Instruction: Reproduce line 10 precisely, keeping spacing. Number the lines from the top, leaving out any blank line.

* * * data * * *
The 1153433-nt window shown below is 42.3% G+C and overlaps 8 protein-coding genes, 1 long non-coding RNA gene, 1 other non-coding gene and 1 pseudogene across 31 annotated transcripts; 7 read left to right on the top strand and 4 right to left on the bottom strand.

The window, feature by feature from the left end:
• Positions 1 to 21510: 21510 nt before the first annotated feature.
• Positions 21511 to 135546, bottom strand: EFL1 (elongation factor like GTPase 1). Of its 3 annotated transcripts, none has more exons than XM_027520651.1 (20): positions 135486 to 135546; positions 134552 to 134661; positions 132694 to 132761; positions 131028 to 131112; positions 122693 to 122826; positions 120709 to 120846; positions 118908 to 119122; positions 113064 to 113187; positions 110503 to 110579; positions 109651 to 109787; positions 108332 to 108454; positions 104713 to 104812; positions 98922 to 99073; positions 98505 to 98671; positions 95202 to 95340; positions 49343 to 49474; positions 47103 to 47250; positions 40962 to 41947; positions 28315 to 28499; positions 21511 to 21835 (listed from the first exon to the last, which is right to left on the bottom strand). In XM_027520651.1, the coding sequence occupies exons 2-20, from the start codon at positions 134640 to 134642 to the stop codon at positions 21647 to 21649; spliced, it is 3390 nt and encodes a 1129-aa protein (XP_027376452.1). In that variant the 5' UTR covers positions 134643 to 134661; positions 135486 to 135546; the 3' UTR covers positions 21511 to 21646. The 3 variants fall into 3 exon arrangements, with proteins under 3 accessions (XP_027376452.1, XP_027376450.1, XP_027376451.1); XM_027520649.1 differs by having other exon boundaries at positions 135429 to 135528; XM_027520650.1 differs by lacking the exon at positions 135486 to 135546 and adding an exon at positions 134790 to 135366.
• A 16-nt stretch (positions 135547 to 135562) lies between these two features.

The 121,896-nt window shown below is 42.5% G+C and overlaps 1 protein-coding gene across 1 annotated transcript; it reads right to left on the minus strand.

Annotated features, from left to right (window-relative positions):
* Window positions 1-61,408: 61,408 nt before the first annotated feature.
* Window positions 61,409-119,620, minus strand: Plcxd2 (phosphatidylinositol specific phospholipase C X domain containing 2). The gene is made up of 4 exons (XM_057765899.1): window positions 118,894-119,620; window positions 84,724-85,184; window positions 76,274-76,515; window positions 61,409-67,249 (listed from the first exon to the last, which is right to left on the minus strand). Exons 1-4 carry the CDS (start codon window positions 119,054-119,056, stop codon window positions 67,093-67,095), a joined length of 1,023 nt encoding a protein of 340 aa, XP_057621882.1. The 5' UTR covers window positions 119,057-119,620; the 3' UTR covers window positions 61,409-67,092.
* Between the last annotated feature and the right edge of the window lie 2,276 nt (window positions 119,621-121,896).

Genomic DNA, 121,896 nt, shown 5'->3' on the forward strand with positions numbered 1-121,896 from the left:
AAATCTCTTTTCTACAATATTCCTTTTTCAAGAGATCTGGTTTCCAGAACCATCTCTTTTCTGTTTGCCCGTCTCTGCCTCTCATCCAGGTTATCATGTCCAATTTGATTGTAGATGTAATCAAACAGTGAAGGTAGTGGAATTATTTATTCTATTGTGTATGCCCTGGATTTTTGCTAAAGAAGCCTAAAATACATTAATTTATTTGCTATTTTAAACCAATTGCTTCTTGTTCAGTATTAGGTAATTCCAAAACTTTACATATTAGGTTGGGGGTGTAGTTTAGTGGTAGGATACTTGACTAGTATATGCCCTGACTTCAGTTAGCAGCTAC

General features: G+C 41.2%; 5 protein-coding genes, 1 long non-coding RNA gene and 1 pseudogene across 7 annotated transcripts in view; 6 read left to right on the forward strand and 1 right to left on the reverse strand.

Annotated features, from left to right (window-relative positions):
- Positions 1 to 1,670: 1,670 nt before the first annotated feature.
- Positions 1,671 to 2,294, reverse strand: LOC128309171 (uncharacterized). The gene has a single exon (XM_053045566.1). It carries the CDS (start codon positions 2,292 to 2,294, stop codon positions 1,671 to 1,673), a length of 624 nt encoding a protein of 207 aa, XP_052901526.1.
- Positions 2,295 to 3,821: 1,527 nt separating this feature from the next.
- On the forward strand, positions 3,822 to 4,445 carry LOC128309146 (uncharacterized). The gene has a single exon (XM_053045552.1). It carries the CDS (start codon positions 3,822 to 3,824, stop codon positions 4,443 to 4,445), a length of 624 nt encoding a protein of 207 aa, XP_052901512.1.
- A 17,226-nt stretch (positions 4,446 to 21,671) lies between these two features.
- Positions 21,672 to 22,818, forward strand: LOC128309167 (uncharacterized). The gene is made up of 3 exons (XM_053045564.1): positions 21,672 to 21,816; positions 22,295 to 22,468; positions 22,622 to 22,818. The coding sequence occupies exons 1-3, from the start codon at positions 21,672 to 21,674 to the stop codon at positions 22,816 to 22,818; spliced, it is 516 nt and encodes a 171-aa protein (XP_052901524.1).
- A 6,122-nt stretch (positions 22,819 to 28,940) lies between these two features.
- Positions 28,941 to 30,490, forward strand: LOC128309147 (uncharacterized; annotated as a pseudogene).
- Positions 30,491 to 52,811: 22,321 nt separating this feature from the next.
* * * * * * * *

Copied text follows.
* Between the last annotated feature and the right edge of the window lie 2,276 nt (window positions 119,621-121,896).